Monday, 28 September 2020 14.00 - 15.30 h
The revised Good Distribution Practice Guide in the EU which was introduced in March 2013 was triggered by the so called Counterfeit Directive. This was of course never the official name, but it was the intention of the European Commission to ensure a secure Supply Chain and to prevent illegal/counterfeit medicinal products from entering into the legal supply chain.
A number of cases have been identified where illegal medicinal products have entered the legal supply chain. Moreover, it was recognized that there is a well established (GMP) control when it comes to manufacturing of medicinal products, but once the product has left the facility of the manufacturer, there is little control. Products have been transported and stored, but nearly no pharmaceutical manufacturer seems to be able to monitor the full supply chain. Products may be stored at the airport or in trucks but not always with the necessary controls in place.
As one of the consequences from the Counterfeit Directive an European wide authorisation and monitoring system has been established. Member States are supposed to enter their information relating to the authorisations referred to article 77(4) in the Union Database (EudraGMDP). Each Wholesaler will need a Wholesale Distributor Auhorisation (WDA). Those facilities that have been audited will receive a GDP certificate. It is the intention that the publicly available information about WDAs and GDP certificates will enable the responsible persons to establish a legal supply chain for the products by choosing competent and trustworthy companies.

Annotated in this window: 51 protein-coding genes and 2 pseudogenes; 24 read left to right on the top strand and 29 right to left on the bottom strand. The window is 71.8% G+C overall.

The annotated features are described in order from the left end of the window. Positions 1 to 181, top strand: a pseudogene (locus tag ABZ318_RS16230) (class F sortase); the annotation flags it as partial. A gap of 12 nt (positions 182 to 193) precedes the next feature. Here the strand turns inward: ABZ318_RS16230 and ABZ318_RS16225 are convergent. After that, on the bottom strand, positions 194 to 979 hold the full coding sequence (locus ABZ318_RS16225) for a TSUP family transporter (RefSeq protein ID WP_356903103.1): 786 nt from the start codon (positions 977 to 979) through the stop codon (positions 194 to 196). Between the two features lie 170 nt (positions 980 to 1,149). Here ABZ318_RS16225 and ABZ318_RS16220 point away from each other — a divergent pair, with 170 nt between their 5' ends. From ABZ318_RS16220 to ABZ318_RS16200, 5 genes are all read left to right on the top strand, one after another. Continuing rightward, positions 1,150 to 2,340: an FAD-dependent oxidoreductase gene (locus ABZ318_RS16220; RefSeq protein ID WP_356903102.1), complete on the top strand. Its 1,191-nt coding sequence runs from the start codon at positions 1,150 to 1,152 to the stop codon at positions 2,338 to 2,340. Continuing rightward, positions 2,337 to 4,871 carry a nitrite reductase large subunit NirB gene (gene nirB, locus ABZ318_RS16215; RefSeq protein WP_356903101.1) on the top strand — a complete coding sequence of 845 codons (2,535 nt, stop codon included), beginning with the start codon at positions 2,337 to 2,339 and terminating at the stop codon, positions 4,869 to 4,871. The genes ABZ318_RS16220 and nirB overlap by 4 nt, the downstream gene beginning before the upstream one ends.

However, for the time being it is difficult to use the information in the European Database for the purpose of establishing a controlled supply chain. The data in EudraGMDP are currently incomplete and cause some discussions among the stakeholders who access the data. The following information is taken from EudraGMDP on 9 March 2015:
Germany 141 WDAs
Belgium 141 WDAs
Denmark 199 WDAs
Portugal 199 WDAS
Spain 3 WDAs
France 5 WDAs
Sweden 233 WDAs
Netherlands 275 WDAs
Norway 152 WDAs
Malta 67 WDAs
Poland 704 WDAs
United Kingdom 2303 WDAs
It seems to be unlikely that these figures represent the real situation. Still not all data have been entered into the database. This can lead to confusion among stakeholders who access this data. Wholesalers not listed in the database might have problems to convince their customers that they have the necessary authorisation for dealing with medicinal products. The numbers above cause a number of additional questions, e.g. "Why does the UK and Poland issue more WDAs than all other EU states ina total?" Or "Is it logical that Germany has less WDAs than Denmark and Portugal?"
A closer look at the GDP certificates which have been entered into the database even cause more questions. Some figures below:
United Kingdom: 1560 GDP Certificates
Germany 3 GDP Certificates
Austria 383 GDP Certificates
Portugal 198 GDP Certificates
Poland 0 GDP Certificates
Does this mean that Portugal has audited all WDA holders, except for one? How many GDP Certificates might already exist in other countries but have not been entered into the EU Database?
The above figures only represent a snapshot of the current status of EudraGMDP. But 2 years after the EU GDP Guide has been published some more work is needed to make sure that the objectives of the EU Directive will be met.